In Northern Ireland, the local government elections are pencilled in for Thursday 4th May 2023, and jungle drums are hinting the much-mooted Northern Ireland Assembly poll will be in February.
And given the strength of Sinn Fein in the opinion polls south of the border, don’t rule out the current Fianna Fáil/Fine Gael coalition losing a vote of no confidence in the Dail and voters having to head to the ballot boxes for a snap Leinster House General Election.
In Northern Ireland, the opinion polls still have Sinn Fein on course to retain its position as the largest party in the Assembly, give or take a couple of seats at the expense of the SDLP or Alliance.
The big question for moderate nationalism now becomes - has the SDLP run its course as a political movement and a new liberal nationalist party is needed to halt the Sinn Fein rollercoaster?
Apart from an electoral disaster in Foyle at the last Westminster General Election, Sinn Fein is consistently outpolling the SDLP in every election, eating into the SDLP vote with such bites that the ‘Stoops’ cannot even get enough MLAs returned to Stormont to guarantee the party a seat at the power-sharing Executive table.
Essentially, Sinn Fein has been dishing out the same kind of electoral beating to the SDLP that the SDLP began delivering to the old Irish Nationalist Party after the fall of the original Stormont Parliament in 1972.
Ever since the formation of Northern Ireland in the 1920s, the Nationalist Party was the voice of moderate and constitutional republicanism in the state.
But under the influence of nationalist icons such as Gerry Fitt, John Hume and Seamus Mallon, the SDLP snatched that mantel from the Nationalist Party. Since the turn of the new millennium, Sinn Fein has been steadily eating into the moderate, middle class Catholic vote and is by far the voice of nationalism in Northern Ireland.
Indeed, if the IRA’s ruling Army Council can keep its head down, Sinn Fein may well also end up as the largest party in the Dail with party president Mary Lou McDonald claiming the coveted Taoiseach’s post.
Had it not been for the republican hunger strikes of 1980 and 1981 which kick-started Sinn Fein’s electoral bandwagon, the old Irish Independence Party, formed in the 1970s and once fronted by ex-British Army officer John Turnley, could have been in poll position to take over from the SDLP.
The IIP suffered a bitter blow in 1980 when the UDA murdered Turnley in Carnlough in Co Antrim when the area was part of the old North Antrim Westminster constituency.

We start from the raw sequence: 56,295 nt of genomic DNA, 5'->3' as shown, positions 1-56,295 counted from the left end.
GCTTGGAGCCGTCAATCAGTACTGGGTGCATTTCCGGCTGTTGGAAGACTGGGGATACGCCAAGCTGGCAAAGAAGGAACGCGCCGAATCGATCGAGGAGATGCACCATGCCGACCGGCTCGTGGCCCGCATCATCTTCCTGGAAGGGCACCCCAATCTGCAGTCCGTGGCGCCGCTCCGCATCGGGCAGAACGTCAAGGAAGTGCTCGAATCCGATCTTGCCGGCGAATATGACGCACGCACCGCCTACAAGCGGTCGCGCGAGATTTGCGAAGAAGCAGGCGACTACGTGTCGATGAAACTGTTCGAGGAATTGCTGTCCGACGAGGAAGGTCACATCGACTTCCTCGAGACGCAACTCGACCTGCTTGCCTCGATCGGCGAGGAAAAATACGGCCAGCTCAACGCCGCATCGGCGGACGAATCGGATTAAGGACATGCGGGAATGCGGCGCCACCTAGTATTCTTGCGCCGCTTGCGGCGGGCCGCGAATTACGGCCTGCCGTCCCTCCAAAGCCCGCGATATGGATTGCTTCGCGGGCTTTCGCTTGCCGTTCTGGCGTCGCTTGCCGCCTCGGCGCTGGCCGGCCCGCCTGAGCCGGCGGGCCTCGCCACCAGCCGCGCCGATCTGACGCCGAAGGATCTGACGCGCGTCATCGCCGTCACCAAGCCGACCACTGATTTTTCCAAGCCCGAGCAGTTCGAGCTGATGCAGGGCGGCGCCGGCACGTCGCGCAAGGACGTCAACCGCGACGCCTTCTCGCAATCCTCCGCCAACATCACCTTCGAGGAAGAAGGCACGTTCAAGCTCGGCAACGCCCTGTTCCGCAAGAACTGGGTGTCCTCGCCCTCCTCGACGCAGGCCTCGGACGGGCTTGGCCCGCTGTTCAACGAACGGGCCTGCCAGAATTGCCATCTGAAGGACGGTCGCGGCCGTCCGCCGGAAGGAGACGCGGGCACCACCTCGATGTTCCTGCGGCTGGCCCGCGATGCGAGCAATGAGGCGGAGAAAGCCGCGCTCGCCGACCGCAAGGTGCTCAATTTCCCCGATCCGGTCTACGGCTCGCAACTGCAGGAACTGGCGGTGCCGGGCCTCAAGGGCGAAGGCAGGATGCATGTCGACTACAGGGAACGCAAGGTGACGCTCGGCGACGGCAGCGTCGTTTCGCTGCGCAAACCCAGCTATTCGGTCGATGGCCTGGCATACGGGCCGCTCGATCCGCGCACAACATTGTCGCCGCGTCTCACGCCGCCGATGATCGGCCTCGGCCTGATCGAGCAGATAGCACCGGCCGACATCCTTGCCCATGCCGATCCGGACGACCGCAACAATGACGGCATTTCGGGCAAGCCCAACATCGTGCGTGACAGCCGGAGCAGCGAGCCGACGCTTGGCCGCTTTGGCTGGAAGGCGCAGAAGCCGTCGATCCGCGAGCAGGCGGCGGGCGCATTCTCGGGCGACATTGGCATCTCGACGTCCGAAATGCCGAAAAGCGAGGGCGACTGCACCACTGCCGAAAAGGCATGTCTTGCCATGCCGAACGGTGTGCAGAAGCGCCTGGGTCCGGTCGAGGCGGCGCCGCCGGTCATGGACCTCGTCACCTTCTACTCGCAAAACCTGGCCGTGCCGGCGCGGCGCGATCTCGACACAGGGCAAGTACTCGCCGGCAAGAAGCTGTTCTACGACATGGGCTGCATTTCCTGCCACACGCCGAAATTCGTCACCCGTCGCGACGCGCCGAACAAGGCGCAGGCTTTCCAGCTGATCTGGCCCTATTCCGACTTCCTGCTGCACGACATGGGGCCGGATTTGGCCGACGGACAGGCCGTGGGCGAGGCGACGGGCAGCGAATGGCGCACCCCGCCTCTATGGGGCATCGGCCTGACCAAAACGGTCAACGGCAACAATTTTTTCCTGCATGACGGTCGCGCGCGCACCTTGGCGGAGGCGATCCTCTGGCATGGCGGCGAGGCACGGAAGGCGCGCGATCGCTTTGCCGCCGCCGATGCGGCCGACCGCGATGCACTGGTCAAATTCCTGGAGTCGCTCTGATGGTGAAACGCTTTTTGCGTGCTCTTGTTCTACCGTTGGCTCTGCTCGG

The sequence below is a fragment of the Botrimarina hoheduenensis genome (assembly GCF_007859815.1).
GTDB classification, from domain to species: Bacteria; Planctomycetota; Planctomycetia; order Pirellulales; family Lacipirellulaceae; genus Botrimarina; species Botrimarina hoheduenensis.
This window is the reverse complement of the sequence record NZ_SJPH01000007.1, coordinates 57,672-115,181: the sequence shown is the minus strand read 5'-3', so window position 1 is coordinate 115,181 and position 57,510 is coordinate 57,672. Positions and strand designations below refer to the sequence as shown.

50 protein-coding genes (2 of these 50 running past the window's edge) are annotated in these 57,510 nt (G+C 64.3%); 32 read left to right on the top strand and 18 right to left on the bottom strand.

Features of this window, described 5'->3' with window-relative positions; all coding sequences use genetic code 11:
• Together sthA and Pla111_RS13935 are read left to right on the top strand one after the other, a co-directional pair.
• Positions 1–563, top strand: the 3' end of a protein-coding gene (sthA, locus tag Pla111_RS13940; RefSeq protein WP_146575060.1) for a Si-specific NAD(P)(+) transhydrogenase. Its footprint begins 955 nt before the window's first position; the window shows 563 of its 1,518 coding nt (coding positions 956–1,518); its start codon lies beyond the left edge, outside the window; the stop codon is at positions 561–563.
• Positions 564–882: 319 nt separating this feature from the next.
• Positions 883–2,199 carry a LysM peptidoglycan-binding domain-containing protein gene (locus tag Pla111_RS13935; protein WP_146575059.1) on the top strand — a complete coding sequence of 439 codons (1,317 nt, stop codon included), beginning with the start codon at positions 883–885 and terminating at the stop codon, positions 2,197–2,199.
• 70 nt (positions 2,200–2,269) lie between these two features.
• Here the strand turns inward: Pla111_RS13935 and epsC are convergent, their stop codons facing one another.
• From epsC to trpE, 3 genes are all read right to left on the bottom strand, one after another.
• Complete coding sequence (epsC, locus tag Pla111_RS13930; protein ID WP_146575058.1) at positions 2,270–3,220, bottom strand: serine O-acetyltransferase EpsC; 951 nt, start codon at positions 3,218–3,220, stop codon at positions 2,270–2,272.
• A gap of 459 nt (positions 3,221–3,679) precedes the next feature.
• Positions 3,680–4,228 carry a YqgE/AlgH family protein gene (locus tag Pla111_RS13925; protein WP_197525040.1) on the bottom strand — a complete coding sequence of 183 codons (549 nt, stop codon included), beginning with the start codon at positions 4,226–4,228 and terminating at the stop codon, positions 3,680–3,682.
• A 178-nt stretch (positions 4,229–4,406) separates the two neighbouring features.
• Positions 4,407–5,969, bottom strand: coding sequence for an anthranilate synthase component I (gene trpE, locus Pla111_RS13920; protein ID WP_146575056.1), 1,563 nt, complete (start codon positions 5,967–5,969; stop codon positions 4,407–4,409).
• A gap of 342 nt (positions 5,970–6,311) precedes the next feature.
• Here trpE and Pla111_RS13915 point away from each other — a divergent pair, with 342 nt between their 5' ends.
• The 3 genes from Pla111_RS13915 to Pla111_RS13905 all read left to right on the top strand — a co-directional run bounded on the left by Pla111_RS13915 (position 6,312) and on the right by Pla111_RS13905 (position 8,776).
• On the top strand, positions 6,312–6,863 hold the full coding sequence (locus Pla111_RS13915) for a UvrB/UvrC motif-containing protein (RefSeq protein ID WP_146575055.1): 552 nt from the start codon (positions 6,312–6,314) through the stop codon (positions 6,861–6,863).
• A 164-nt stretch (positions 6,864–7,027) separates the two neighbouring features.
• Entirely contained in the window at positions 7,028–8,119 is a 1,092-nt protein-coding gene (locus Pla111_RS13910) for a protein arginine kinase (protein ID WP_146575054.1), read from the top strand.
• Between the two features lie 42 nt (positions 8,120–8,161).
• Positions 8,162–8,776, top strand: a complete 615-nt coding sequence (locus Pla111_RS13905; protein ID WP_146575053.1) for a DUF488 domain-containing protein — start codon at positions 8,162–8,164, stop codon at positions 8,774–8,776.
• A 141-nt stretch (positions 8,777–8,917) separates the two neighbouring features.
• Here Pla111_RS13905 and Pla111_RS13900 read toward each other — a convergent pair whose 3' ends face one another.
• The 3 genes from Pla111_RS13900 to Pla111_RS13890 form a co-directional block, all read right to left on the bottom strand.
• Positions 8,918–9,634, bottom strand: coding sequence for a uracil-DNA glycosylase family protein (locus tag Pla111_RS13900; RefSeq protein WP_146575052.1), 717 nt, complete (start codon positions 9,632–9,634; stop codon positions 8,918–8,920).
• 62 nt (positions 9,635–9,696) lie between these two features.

The need to form a new liberal nationalist party was first mooted by myself in an article in 2019.
The one aspect which the Shinners always gave the two fingers to the Stoops over was that the republican movement’s mouthpiece was organised on an all-island basis, while the SDLP was limited to Northern Ireland.
Attempts to link the SDLP to Southern-based parties in retaliation proved fruitless as SDLP activists split three ways - the socialists to the Irish Labour Party; the hard green wing to Fianna Fáil, and the conservative middle class wing to Fine Gael.
Even moves by the Alliance Party - viewed for many years as a soft ‘u’ Unionist party - to rebrand itself as a soft ‘r’ republican party have not enabled Alliance to become a significant electoral force east of the River Bann in traditional nationalist heartlands.
So what is the future for the Stoops? The solution is deceptively simple - bin the party and start over again as the SDLP did in the Seventies.
The new movement should simply be called the Liberal Nationalist Party and it should have a three-fold target - re-capturing electorally the Catholic middle class voters lost to Sinn Fein; targeting the peace process generation of new or first-time voters for whom Hume and Mallon are merely names in a history book, and encouraging nationalist voters who have forsaken the ballot box to register and vote.
In selling the liberal nationalist agenda, it must avoid the pitfall of merely been seen by voters as ‘a more green version of Alliance’, or indeed, falling into the same trap which befell another liberal project, the now defunct NI21 conceived by former liberal UUP MLAs Basil McCrea of Lagan Valley and John McCallister of South Down.
That experiment crashed and burned before it even left the political runway. Likewise, the new LNP must also make itself transfer friendly to the pro-Union community as a viable alternative to the SDLP if Unionists want to electorally deliver a bloody nose to the Shinners.
As the debate over a mythical United Ireland gathers momentum, Unionists need to ask themselves the question - in this supposed debate, which is the lesser of two evils; the Irish Unity being pushed by the Provisional IRA’s political wing, or the wannabe united Ireland dreamt up by the LNP? It’s a ‘no brainer’ for Unionists!
Follow Dr John Coulter on Twitter @JohnAHCoulter
Listen to commentator Dr John Coulter’s programme, Call In Coulter, every Saturday morning around 10.15 am on Belfast’s Christian radio station, Sunshine 1049 FM. Listen online.